How to Write a Comedy Song

Jonathan Coulton noodles until he comes up with a musical idea that he likes.
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TRANSCRIPT


Question: How do you write a comedy song? 

Jonathan Coulton: I like it best when there's just a little crystal of an idea that comes from somewhere, I know not where, and it just sort of springs forth. A little tiny idea. It can be a line, or an image or just something that a character would say and, ideally, when it works best, it's a thing that occurs to me and then I immediately know everything about that character. It's a little nugget of a thing that makes me completely understand who this person is and then it just sort of comes out and it's very easy. 

It's rarely like that however. More often, I have to really kickstart that process at any number of points. So I might sit around with a guitar and just play and play and play and play. You know, noodling until I come up with a musical idea that I like. And then I'll play the musical idea over and over again and sort of hum nonsense syllables against it until I hear a word that I think works and maybe that word becomes something. You know, "I know this line ends with the word 'dissolve.' And so, what rhymes with dissolve and then what could that be about?" And along the way you have to sort of keep stepping back and looking at it and seeing if it makes sense and thinking about where you wanted to take the listener and just sort of piece by piece, stringing it together until it's the thing that you believe it should be. 

Question: What genres have proven most influential in your music? 

Jonathan Coulton: I'm a real sucker for the slow, sad, sensitive, folky stuff. I really am. It's one of the reasons that I love bluegrass. I came to listen to bluegrass relatively recently but it’s one of the few styles of music that actually can move me to tears when I'm listening to it. Some of the sadder bluegrass songs are so amazingly powerful, have such an emotional quality to them even though the music is very simple and the message is very simple. There's always a child dying or somebody's mother is dying or it's somebody just missing their family who's far away. It's very simple concepts but something about the simplicity of the music and the simplicity of the ideas, just expressed in this really raw way. Really, really hits me.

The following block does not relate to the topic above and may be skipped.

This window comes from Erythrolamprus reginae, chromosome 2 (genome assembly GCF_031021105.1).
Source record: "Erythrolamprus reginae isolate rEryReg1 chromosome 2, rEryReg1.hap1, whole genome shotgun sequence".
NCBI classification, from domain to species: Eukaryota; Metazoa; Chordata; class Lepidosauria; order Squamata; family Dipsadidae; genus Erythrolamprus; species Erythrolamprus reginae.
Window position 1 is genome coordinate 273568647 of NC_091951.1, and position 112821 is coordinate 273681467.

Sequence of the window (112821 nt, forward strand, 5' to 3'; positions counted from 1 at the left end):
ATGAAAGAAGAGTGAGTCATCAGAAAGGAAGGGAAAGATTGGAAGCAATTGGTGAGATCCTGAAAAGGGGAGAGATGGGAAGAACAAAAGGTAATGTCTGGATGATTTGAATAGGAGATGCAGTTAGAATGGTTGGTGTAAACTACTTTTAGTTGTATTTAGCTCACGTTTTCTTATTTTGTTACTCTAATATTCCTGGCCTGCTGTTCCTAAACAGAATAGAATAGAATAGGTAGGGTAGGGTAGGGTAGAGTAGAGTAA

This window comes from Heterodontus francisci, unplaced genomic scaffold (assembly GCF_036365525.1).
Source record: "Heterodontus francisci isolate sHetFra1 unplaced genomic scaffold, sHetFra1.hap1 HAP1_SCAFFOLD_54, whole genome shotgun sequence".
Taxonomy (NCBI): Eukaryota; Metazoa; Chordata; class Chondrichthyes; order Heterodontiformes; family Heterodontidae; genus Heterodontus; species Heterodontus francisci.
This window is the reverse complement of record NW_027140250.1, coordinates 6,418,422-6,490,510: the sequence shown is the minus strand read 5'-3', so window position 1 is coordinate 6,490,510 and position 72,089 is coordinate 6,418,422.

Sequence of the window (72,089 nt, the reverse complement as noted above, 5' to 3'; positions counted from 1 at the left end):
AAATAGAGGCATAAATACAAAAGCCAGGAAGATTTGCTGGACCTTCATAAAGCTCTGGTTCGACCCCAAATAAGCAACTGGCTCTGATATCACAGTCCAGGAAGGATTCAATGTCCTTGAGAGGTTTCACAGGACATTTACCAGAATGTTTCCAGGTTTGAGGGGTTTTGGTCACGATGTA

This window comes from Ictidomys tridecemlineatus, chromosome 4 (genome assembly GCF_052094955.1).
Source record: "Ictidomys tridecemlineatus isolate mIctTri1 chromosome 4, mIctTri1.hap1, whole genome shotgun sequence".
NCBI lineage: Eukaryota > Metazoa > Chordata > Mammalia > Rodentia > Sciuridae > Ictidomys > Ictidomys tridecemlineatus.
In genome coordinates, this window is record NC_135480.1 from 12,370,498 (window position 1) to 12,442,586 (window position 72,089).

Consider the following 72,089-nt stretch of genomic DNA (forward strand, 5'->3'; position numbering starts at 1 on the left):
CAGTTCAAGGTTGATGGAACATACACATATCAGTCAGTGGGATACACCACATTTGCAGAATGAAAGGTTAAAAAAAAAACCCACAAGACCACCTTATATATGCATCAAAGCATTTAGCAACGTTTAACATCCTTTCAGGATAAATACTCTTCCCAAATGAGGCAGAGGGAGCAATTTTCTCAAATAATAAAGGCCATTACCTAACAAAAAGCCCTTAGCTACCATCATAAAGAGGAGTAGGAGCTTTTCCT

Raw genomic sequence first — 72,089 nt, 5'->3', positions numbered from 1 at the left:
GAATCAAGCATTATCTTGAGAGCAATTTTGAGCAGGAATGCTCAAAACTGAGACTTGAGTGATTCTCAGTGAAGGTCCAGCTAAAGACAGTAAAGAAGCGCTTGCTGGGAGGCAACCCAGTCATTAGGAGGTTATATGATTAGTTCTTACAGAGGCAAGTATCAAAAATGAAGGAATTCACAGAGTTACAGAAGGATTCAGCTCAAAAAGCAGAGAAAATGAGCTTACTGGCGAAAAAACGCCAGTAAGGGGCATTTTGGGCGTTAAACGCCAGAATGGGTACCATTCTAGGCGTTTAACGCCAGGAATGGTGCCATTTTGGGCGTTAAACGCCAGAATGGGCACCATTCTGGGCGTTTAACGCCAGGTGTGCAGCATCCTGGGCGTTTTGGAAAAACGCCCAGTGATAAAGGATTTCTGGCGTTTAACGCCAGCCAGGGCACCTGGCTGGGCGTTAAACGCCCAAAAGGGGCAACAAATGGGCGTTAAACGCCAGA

And so I try when I can to, you know a lot of the time I am writing funny songs, but I try to bring out that emotional aspect of it when I can. I try to find sympathy for the characters that I'm writing about, even if they're ridiculous, which frequently they are. I like to think, "Well, what, you know what do they want?" and more important, "What is it that they want that they're not getting, that they're never going to get and why is that sad to them?" That’s to me the heart of writing a good song, is getting to that piece of it. 

Question: What bluegrass song really does it for you? 

Jonathan Coulton: I can't think of the name of the song now, but it's a Stanley Brothers song and it might be called “My Precious Children,” or something like that, but he's talking about how his kids have grown up and moved away and it used to be the family was together all the time and now they're dispersed and he rarely sees them. I'm getting a little shivery just thinking about it and maybe it's because I'm a parent now that, that means so much to me, but that's the one that you know I was driving somewhere in the car and that song came on and I started weeping. It's really, really amazing.

Recorded on May 6, 2010